One Thing I Don’t Like About Rogue One

Remembering the brilliant production design of Rogue One means being reminded of all of its story problems and what almost feels like a smear campaign against its own protagonist.

This post has spoilers for Rogue One.

I don’t want to make a habit of this, because half of the premise behind “One Thing I Like” posts was to spend more time praising things I love instead of criticizing things I don’t. But recently I was reminded of just how brilliant Rogue One‘s production design is — possibly the best of the entire Star Wars series — and I started to write a post praising it.

When I began re-watching the movie for the first time since 2016, I didn’t even make it past the first scene before I was reminded of how much the story annoys me.

Rogue One opens with a flashback to our protagonist as a child, spotting Imperial ships arriving in the distance. She desperately runs back to her family farm to warn her parents. She breathlessly reaches the door and runs inside… only to be immediately shut down by her mother, who says “We know.” This movie refuses to let its protagonist have even a single moment’s worth of agency in her own life’s story.

The whole Star Wars franchise is built on a story about a guy whose dad was famous, so the problem isn’t that Jyn Erso’s story is driven by her father’s work on the Death Star. The problem is that her father works on the Death Star, decides to betray the Empire by sabotaging it with a hidden weakness, leaves a message for Jyn telling her what the weakness is and how to exploit it and even how to find the plans, and then tells her in person that she has to get the plans. She’s a character who’s robbed of any personality and not allowed to have any story arc.

The only thing she does of her own volition is in a scene that shouldn’t even exist. The movie presents the Rebel Alliance from Star Wars as a bunch of bickering politicians who, when presented with a way to defeat a weapon that could destroy entire planets, choose instead to just give up. And Jyn’s one attempt at heroics is to deliver a couple of lines with vapid observations about having hope. And she still fails.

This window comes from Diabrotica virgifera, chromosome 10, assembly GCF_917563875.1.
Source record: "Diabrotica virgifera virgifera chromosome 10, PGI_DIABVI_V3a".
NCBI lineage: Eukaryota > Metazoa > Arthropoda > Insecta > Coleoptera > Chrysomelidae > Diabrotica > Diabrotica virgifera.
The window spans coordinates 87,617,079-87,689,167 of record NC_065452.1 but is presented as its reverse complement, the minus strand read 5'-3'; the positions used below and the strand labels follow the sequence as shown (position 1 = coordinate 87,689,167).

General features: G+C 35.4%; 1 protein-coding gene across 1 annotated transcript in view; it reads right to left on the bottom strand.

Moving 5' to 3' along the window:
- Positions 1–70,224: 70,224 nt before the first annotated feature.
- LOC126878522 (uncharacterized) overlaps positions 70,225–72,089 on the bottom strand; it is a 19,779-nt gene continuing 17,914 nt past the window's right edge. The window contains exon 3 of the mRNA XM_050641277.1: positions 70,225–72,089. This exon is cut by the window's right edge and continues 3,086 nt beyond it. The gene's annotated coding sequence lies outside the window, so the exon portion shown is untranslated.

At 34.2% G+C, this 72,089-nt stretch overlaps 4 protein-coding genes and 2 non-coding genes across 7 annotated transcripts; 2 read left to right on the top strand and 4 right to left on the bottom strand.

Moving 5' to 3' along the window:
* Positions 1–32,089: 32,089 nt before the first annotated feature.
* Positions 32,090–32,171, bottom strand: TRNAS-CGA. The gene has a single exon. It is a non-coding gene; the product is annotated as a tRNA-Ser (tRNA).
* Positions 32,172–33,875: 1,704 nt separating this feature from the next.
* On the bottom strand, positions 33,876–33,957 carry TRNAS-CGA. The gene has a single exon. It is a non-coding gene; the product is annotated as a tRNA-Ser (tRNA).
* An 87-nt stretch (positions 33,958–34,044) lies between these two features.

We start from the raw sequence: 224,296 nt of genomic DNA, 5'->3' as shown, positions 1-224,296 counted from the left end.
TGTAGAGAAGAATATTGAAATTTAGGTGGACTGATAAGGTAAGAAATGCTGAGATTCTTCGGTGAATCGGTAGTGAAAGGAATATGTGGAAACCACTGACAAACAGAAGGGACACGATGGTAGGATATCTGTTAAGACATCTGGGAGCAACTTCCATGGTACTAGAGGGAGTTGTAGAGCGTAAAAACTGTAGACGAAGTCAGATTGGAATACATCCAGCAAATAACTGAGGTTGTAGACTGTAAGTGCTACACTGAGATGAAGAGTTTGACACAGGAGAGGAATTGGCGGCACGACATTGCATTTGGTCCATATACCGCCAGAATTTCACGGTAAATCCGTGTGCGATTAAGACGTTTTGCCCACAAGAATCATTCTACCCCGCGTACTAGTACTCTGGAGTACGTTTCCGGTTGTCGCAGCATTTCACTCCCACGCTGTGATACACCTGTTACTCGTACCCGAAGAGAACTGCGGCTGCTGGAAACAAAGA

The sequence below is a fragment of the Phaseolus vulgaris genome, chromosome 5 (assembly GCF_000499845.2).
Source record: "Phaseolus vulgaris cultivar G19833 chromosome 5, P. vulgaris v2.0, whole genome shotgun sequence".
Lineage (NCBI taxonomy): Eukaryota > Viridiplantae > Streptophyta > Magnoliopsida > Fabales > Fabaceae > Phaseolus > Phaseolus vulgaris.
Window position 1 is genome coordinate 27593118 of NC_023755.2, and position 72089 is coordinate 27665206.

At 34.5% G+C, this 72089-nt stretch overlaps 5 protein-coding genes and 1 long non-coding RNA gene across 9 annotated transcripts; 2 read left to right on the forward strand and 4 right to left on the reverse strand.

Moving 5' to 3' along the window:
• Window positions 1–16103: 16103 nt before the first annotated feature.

I understand that it’s ridiculously complicated to navigate the too-many-cooks nature of Hollywood blockbusters and deliver something that feels like an organic story, and that’s even without billions of dollars and tons of stakeholders involved. And I know Rogue One in particular is notorious for having been extensively re-written and re-shot. It’s easy to play armchair screenwriter and pick apart a movie without being aware of all the parts that were in motion that led to certain decisions.

But that would be an excuse for my other problems with the Rogue One story. Like how it’s bafflingly, stupefyingly off tone in the final act. When I heard the premise of the movie — a bunch of Rebel spies getting the plans for the Death Star — I was imagining a cool James Bond or Mission: Impossible style spy movie set in the Star Wars universe.

Instead, they decided to make a movie that’s literally about a bunch of people stumbling across a beach to get an eight-track tape from one place to another. There are space battles raging overhead, and the movie expects us to thrill as our main characters retrieve a file from a database! Elsewhere, a man bravely struggles to untangle a cord!

But really, fine. I may disagree completely, but I can at least understand someone wanting to make a WWII- or Vietnam-style rag-tag-band-of-misfits war story instead of a spy story. It feels harder to give a pass to what feels like the movie wanting to be about literally any other character than its dumb old girl protagonist.

It feels like when a bunch of boys would start playing with their Star Wars toys and resent having to include the Princess Leia figure, so they just made a token gesture of including her in all the scenes with their rad new Forest Whitaker and Mads Mikkelsen figures, until they can get to the last part where Darth Vader totally flips out and slices up a bunch of dudes like a total bad-ass. Or as if the last draft of the script were vetted by the men on the internet throwing tantrums over the character of Rose Tico in The Last Jedi. Or Neil LaBute.